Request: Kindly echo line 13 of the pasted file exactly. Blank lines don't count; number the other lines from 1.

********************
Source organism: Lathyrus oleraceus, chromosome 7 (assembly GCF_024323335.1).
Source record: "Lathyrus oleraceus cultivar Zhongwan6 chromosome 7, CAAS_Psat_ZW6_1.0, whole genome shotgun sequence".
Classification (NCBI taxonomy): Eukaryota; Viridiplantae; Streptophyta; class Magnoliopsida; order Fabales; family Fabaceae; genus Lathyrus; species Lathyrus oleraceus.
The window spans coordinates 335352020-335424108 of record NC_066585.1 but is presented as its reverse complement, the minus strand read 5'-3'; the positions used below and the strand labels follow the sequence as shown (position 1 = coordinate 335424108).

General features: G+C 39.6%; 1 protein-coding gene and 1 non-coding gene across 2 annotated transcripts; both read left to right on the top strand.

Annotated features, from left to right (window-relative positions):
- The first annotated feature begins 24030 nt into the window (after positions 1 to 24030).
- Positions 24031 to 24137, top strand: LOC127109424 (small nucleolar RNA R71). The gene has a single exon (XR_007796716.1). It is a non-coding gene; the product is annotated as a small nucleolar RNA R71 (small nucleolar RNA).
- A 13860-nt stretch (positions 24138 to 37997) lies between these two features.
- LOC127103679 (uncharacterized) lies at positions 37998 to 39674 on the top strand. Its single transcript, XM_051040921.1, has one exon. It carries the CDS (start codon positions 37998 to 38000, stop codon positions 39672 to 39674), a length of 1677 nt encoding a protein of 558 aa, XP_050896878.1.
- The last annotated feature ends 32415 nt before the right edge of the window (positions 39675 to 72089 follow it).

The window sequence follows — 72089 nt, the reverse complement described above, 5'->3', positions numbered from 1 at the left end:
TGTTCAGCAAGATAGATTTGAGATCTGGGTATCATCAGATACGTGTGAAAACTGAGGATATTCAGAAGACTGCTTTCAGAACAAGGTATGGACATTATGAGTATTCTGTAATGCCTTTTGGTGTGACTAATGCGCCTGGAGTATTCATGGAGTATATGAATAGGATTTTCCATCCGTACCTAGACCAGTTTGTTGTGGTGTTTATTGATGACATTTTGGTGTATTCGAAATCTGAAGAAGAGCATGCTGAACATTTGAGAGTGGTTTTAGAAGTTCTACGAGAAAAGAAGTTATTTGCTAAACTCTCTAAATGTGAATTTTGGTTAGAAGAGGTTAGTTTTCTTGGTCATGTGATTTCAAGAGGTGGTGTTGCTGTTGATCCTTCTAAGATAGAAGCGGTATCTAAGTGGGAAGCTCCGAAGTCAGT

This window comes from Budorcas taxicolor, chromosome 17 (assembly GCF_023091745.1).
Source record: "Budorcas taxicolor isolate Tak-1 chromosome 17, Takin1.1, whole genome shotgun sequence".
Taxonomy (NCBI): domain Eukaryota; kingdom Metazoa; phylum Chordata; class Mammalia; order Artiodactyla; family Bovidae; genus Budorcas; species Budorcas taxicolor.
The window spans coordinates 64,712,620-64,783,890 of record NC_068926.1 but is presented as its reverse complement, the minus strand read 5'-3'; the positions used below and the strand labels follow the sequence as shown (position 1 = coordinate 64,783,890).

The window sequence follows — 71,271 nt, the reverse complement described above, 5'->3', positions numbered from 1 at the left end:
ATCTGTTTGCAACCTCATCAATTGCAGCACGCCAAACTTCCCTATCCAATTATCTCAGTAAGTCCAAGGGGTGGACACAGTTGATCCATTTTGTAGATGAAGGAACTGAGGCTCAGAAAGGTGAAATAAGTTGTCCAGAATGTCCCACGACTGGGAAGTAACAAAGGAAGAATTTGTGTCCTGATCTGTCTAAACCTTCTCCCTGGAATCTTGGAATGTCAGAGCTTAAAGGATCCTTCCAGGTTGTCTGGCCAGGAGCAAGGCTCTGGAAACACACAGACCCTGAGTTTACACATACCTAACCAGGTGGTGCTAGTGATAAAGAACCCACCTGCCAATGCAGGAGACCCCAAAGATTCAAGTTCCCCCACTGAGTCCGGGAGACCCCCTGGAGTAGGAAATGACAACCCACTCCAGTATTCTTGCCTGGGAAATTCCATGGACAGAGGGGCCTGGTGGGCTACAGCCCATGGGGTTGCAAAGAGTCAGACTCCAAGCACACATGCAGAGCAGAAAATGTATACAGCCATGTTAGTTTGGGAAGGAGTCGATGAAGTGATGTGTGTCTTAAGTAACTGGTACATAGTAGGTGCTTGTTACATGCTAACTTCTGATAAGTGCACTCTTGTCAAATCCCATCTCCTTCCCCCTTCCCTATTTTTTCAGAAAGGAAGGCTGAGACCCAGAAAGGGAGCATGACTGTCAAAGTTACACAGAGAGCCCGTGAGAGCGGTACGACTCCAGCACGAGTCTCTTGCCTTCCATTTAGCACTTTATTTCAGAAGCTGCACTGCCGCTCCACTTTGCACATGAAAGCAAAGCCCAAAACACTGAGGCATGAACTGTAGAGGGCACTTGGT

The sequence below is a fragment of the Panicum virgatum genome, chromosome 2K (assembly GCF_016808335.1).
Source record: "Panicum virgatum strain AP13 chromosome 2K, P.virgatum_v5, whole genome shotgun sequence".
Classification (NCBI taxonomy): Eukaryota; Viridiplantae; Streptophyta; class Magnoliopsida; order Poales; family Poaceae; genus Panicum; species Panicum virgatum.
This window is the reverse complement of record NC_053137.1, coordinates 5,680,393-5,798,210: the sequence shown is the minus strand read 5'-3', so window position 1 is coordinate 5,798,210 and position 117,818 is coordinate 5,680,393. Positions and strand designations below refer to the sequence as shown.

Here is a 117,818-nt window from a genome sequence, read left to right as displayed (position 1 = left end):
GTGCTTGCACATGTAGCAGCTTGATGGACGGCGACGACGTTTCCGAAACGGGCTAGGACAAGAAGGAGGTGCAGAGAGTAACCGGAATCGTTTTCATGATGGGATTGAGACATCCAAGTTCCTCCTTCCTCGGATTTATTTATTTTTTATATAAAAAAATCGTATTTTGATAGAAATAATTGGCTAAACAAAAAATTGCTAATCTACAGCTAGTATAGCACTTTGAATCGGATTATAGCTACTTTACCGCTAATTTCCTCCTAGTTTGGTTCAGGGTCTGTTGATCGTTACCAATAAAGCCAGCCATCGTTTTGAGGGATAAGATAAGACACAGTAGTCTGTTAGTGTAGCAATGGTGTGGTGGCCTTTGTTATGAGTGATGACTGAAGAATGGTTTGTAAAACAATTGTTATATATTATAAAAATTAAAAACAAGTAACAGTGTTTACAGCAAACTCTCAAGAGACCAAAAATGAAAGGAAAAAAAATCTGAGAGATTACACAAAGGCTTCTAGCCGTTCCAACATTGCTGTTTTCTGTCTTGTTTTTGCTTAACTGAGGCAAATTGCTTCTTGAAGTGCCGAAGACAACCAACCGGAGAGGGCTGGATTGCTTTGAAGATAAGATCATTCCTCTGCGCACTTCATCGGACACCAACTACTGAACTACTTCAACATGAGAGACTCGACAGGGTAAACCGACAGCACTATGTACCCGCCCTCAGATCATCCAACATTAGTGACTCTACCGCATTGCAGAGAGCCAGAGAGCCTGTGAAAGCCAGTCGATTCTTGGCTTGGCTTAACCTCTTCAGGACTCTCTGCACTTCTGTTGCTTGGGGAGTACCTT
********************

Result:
TGTTCAGCAAGATAGATTTGAGATCTGGGTATCATCAGATACGTGTGAAAACTGAGGATATTCAGAAGACTGCTTTCAGAACAAGGTATGGACATTATGAGTATTCTGTAATGCCTTTTGGTGTGACTAATGCGCCTGGAGTATTCATGGAGTATATGAATAGGATTTTCCATCCGTACCTAGACCAGTTTGTTGTGGTGTTTATTGATGACATTTTGGTGTATTCGAAATCTGAAGAAGAGCATGCTGAACATTTGAGAGTGGTTTTAGAAGTTCTACGAGAAAAGAAGTTATTTGCTAAACTCTCTAAATGTGAATTTTGGTTAGAAGAGGTTAGTTTTCTTGGTCATGTGATTTCAAGAGGTGGTGTTGCTGTTGATCCTTCTAAGATAGAAGCGGTATCTAAGTGGGAAGCTCCGAAGTCAGT